I considered myself to be in exile for as long as we were no longer together. I even retreated to my grandparents' for a while, and there was a time when my grandmother would watch the show with me every night. God knows what she thought she was watching. She called them Beavis and Buckhead (I don't think she could conceive of the possibility that a character could really be called Butt-head), but she did notice that it was the only time I ever smiled.

I had a friend once who really didn't care much what he was doing as long as there was beer involved. Beavis and Butt-head would have worshiped that guy. All they need are nachos, a television set, and a couch. Somehow they find everything they come into contact with endlessly amusing and hilarious.

The boys' impulses are always wrong, they say all the wrong things to women, and love to hurl out semi-obscenities, especially Beavis. Hear the pure orgasmic joy he shows every time he hears or says the word "bunghole." The animation was beyond crude but so were all those old Charlie Brown specials we all dug. It was hard at the time to conceive of anything cruder in terms of both attitude or animation, but pretty soon South Park tapes were being passed around by George Clooney and the boys struggled to hold on.

Parents went ape shit over the moron twins, eventually forcing Beavis to stop smoking and constantly yelling the word "fire." Of course, none of them watched the show enough to know that their creator was doing a better job articulating the decay of modern society then they were. No parents, nothing but MTV, this is what you get.

Then again, who knew being stupid could be so much fun? Kids around the world looked at the horrors of being brain dead, and felt envious. Hell, who can blame them - being smart sucks. My cat is happier than me and all he does is eat and sleep. If he watched television and broke things, he could hang with B&B.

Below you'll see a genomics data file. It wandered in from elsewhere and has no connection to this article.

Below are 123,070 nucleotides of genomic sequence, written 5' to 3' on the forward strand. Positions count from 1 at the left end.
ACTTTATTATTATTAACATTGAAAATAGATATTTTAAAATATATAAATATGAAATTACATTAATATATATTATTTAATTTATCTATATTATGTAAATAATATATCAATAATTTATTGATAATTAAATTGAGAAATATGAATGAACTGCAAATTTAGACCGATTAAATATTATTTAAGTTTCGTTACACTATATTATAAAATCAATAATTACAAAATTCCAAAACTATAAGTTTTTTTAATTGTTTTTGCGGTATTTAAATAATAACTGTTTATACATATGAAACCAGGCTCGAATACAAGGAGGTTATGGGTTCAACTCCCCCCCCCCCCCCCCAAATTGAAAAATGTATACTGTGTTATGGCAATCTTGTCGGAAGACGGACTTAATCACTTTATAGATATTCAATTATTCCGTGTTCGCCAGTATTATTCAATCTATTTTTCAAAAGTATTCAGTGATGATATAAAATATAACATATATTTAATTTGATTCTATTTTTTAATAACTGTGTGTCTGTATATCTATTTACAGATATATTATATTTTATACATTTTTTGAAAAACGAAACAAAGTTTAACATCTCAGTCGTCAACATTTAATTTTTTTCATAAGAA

My favorite part: Butt-head had the IQ of a house plant yet he was Albert Einstein compared to Beavis.


Remote Control

Another way for MTV to openly mock its audience. Contestants of this "game show' were strapped into La-Z-Boy recliners and given a snack break where goodies would fall from the sky and turn them into a human bowl of cereal. Eventually someone got to try to identify a bunch of MTV music videos in a short period of time for God only knows what kind of prize and the losers were ejected, seat and all, in an ever-increasing series of human cannonball impressions. Complete joyful chaos.

It also featured the early work of a comedian named Adam Sandler who went on to some measure of fame and fortune.


Oh, and those aren't costumes. People actually dressed that way back then.

Tomorrow Part 5: MTV Gets Real (Sort Of)

Check out MTV: Thirty Years of Rotting Your Skull, Part 1, Part 2, and Part 3

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Brad Laidman has been a freelance writer since 2000. His work has appeared in Film Threat, Perfect Sound Forever, and Rock and Rap Confidential. His defense of The Kinks' Dave Davies so moved the legendary guitarist that Davies labeled Brad his hero and he has the email to prove it.